At operation 410, as part of the comparison process, an accuracy score may be generated. The accuracy score may represent an overall assessment of how two sets of metadata compare. In an example embodiment, a matching algorithm implemented by the device may assign an accuracy score of ‘1’ to two sets of metadata. As the matching algorithm compares different pieces of metadata, the accuracy score may decrease as differences in the sets of metadata are identified. Upon completion of the analysis of the two sets of metadata, the matching algorithm may compare the accuracy score to a predetermined threshold that represents a minimum accuracy or similarity required between the two sets of metadata to characterize the two sets of metadata as describing the same content item. In an example embodiment, the matching algorithm may assign an initial accuracy score of ‘0’ to the two sets of metadata, with the score increasing in value as metadata in the two sets of metadata are found to match.

In an example embodiment, the matching algorithm may consider the degree of difference between two pieces of metadata when determining the accuracy of the two sets of metadata. For example, when comparing the dates of release for two content items, if the dates of release match, the matching algorithm may deem this particular aspect of the metadata to be accurate. If the dates of release differ by a small amount (e.g., one year, one month, a few days), the matching algorithm may decrease the accuracy score by a small amount. If the dates of release differ by a larger amount (e.g., more than one year, more than one month), the matching algorithm may decrease the accuracy score by a larger amount.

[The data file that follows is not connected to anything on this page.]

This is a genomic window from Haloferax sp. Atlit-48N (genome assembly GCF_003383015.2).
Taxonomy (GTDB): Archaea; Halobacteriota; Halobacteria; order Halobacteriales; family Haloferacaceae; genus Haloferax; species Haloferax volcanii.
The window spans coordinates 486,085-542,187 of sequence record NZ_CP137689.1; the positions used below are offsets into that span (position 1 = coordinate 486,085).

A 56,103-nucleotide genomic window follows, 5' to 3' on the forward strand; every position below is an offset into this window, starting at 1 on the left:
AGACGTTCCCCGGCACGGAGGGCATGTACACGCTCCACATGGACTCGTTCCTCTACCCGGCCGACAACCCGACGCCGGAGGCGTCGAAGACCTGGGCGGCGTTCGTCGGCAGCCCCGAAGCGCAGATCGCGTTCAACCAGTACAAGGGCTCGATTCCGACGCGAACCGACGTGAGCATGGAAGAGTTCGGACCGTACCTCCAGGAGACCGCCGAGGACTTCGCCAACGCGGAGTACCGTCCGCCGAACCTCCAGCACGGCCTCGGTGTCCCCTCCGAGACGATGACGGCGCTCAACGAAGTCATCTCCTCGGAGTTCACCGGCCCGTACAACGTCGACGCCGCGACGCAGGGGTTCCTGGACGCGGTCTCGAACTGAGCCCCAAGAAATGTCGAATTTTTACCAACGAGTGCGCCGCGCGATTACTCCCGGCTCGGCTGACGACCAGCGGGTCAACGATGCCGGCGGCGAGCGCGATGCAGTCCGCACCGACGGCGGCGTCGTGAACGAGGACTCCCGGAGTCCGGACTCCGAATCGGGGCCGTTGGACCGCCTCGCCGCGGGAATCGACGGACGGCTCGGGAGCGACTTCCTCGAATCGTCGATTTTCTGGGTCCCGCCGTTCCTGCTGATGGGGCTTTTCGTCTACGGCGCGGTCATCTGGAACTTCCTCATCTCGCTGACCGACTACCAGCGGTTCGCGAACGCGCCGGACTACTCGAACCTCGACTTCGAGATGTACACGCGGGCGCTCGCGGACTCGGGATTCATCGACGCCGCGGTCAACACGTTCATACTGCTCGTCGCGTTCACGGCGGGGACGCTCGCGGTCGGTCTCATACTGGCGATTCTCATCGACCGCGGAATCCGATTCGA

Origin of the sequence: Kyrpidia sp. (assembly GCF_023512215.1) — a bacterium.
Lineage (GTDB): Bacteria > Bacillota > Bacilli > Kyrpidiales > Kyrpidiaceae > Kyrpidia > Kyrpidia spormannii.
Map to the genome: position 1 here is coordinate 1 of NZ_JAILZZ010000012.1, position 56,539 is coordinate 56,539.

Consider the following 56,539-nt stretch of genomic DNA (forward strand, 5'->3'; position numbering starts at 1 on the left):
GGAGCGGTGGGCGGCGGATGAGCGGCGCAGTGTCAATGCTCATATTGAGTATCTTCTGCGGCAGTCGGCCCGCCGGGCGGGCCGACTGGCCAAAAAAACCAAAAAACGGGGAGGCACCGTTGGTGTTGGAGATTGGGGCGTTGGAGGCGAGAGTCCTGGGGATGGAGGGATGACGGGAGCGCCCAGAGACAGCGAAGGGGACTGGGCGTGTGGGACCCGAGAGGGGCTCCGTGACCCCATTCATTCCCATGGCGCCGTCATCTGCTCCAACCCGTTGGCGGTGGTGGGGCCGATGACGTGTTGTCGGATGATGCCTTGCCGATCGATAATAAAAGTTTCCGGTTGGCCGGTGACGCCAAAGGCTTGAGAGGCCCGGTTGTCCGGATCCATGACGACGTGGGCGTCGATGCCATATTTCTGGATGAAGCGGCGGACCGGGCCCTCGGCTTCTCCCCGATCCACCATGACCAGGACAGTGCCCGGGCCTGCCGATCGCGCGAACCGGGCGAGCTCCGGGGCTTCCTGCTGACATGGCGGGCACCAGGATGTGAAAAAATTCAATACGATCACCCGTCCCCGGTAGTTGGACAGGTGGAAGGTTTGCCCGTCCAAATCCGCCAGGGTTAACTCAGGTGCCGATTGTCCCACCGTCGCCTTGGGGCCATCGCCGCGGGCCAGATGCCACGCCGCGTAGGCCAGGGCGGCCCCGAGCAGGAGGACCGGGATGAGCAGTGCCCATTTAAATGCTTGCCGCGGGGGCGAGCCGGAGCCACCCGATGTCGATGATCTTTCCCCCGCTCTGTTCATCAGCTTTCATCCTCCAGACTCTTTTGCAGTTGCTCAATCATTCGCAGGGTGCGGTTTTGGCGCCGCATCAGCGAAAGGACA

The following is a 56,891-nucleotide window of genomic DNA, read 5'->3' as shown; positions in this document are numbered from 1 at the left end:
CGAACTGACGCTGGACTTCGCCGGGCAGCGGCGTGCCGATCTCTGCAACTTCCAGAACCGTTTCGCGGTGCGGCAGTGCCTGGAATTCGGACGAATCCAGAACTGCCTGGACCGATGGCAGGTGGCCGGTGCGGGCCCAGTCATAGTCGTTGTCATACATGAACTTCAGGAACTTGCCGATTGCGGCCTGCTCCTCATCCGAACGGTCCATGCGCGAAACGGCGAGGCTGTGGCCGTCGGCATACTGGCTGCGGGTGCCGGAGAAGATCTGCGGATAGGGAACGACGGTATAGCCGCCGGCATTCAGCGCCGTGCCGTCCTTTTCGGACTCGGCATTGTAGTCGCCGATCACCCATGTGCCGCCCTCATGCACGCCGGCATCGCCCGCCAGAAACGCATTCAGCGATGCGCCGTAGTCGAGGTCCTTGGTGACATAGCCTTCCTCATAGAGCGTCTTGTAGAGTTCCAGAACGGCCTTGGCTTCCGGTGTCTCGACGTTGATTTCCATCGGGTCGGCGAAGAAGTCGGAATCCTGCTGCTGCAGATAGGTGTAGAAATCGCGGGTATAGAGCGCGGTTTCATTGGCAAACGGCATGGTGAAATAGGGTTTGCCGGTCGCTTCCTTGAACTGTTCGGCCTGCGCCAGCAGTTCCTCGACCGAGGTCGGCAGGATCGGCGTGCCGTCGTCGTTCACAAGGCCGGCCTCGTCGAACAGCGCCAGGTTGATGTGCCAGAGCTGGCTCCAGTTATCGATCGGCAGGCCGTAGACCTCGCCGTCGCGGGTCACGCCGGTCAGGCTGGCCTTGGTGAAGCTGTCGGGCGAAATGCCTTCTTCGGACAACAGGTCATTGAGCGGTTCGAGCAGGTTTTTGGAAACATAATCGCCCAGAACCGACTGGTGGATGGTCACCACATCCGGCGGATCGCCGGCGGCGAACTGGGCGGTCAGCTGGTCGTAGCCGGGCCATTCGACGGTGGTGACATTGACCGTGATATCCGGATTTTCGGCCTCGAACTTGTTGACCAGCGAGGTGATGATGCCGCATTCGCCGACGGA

In an example embodiment, individual elements of each piece of metadata may be compared for a more detailed analysis of the metadata. For example, as opposed to comparing the entire title of a content item, each word contained in the title may be analyzed. Each word in the respective titles of the two sets of metadata that matches may be used to increase or maintain the accuracy score, depending on the scoring scheme used, while each word in the respective titles that differs may cause the accuracy score to decrease or remain the same, depending on the scoring scheme used.

In an example embodiment, the matching algorithm may weight certain pieces of metadata more heavily than other pieces of metadata to reflect that a determination of accuracy between certain compared pieces of metadata may be more indicative of a match between content items. For example, the matching algorithm may place more weight or emphasis on a match between the titles of two content items being compared than a match between the genres of the two content items being compared.